It is currently Sun Mar 29, 2020 9:48 am

All times are UTC - 6 hours




Post new topic Reply to topic  [ 29 posts ]  Go to page Previous  1, 2
Author Message
 
 Post subject: Re: Name this technique?
PostPosted: Sat Jan 18, 2020 2:48 pm 
Offline

Joined: Mon Aug 13, 2007 2:04 am
Posts: 1250
Location: Mercia
Thanks Peter. For practical purposes 'grace notes' works for me. But (and having just done a bit of googling) I do find reading up about the more formal terms sheds some light on what might be happening.


Top
 Profile  
Reply with quote  
 
 Post subject: Re: Name this technique?
PostPosted: Sun Jan 19, 2020 3:06 am 
Offline
Moderator
User avatar

Joined: Wed Jan 14, 2009 5:21 pm
Posts: 12881
Location: Unimportant island off the great mainland of Europe
I think we've been ignoring the elephant in the room. Music does have a name for these ornaments. They're not appoggiaturas or acciaccaturas, both of which, as Peter has pointed out, don't sound like the ornaments we're talking about here. The name music has is a "tap", for a grace note starting from below the "main"* note and a "cut", for a grace note starting from above the "main" note.


* I've put inverted commas around the word "main" because I don't think it's a completely appropriate word here, but I can't think of a better word.

_________________
"Only connect!"

https://youtu.be/ezbWVysJAOY
https://tapm.bandcamp.com/


Top
 Profile  
Reply with quote  
 
 Post subject: Re: Name this technique?
PostPosted: Sun Jan 19, 2020 3:11 am 
Offline

Joined: Mon Aug 14, 2017 5:47 am
Posts: 761
Location: Surrey/Hants border, England
The rhythmic note, maybe a better term(?).

_________________
Keith.
Trying to do justice to my various musical instruments.


Top
 Profile  
Reply with quote  
 
 Post subject: Re: Name this technique?
PostPosted: Sun Jan 19, 2020 3:36 am 
Offline
User avatar

Joined: Mon Jun 07, 2010 11:31 am
Posts: 5157
Location: the Back of Beyond
Quote:
The name music has is a "tap", for a grace note starting from below the "main"* note and a "cut", for a grace note starting from above the "main" note.


To a point Ben. I didn't listen to any of the examples in this discussion (although I did spot Richard linked the Bold Trainor O) but in practice/real life, for example Willie Clancy would use the note below, as an ornament, playing for example {a} G2 {D}E2. However, it would not be a tap. He would, in that example, cut the G, with A, close whistle/flute or chanter very briefly to sound the bell note and then go to the melody note, E. Which is a very common way of doing things , but there would be no tap involved.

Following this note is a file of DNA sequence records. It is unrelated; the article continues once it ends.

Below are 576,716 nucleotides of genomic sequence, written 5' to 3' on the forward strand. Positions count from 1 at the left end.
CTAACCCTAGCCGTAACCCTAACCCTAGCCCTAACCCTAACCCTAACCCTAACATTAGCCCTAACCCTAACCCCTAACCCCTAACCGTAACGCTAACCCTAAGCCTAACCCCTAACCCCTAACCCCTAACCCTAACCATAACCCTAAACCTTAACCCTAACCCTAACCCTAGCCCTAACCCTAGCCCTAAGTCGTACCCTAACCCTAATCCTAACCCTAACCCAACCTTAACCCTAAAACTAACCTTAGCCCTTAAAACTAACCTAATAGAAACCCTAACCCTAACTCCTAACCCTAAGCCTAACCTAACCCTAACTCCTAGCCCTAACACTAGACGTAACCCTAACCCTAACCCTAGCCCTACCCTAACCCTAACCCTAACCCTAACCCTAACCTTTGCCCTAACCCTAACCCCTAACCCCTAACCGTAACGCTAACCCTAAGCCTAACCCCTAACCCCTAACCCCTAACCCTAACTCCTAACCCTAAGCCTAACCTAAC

This could be an issue of terminology ofcourse but I'd think of a tap as hitting the note below to separate two notes of equal pitch: E{D}E, a quick flick whereas my example above involves landing on the note below, very briefly, before playing the melody note. Different things.

_________________
My brain hurts

Image


Top
 Profile  
Reply with quote  
 
 Post subject: Re: Name this technique?
PostPosted: Sun Jan 19, 2020 4:22 am 
Offline
User avatar

Joined: Tue Aug 30, 2011 5:39 pm
Posts: 2978
Location: Kinlochleven
benhall.1 wrote:
Music does have a name for these ornaments.

But not all is taps (pats, strikes) or cuts any more than it's appoggiaturas, acciaccaturas or even just plain grace notes. In particular I'd suggest that usage of slower tap- or cut-like things probably varies too much to classify them by our standard (rhythmic articulation) understanding of these terms, and some things are best just felt as identifiable, but not necessarily nameable, features of whatever or whoever's style.

_________________
And we in dreams behold the Hebrides.

Why I teach... and where
Master of nine?


Top
 Profile  
Reply with quote  
 
 Post subject: Re: Name this technique?
PostPosted: Sun Jan 19, 2020 4:29 am 
Offline

Joined: Mon Aug 13, 2007 2:04 am
Posts: 1250
Location: Mercia
When I said above by "reading up about the more formal terms sheds some light on what might be happening" I was wondering if the cuts and taps are entirely rhythmic. Does the choice of which to do, the timing relative to the beat and the length of the 'extra' note ever have something to do with the way the melody (hence harmony) is moving?


Top
 Profile  
Reply with quote  
 
 Post subject: Re: Name this technique?
PostPosted: Sun Jan 19, 2020 7:46 am 
Offline
User avatar

Joined: Tue Aug 30, 2011 5:39 pm
Posts: 2978
Location: Kinlochleven
benhall.1 wrote:
* I've put inverted commas around the word "main" because I don't think it's a completely appropriate word here, but I can't think of a better word.

fatmac wrote:
The rhythmic note, maybe a better term(?).

How about just the note?

david_h wrote:
I was wondering if the cuts and taps are entirely rhythmic. Does the choice of which to do, the timing relative to the beat and the length of the 'extra' note ever have something to do with the way the melody (hence harmony) is moving?